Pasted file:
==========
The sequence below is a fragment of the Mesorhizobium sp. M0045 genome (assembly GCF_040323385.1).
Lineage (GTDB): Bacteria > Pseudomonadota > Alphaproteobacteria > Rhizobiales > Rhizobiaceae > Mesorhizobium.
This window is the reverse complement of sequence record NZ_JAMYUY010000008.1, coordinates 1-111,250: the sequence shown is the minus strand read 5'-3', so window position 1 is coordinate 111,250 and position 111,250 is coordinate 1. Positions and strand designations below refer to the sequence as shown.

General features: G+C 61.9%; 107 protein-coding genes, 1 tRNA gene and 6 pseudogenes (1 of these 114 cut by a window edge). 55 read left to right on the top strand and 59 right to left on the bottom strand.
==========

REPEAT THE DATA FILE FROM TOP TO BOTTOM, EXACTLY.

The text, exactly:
The sequence below is a fragment of the Mesorhizobium sp. M0045 genome (assembly GCF_040323385.1).
Lineage (GTDB): Bacteria > Pseudomonadota > Alphaproteobacteria > Rhizobiales > Rhizobiaceae > Mesorhizobium.
This window is the reverse complement of sequence record NZ_JAMYUY010000008.1, coordinates 1-111,250: the sequence shown is the minus strand read 5'-3', so window position 1 is coordinate 111,250 and position 111,250 is coordinate 1. Positions and strand designations below refer to the sequence as shown.

General features: G+C 61.9%; 107 protein-coding genes, 1 tRNA gene and 6 pseudogenes (1 of these 114 cut by a window edge). 55 read left to right on the top strand and 59 right to left on the bottom strand.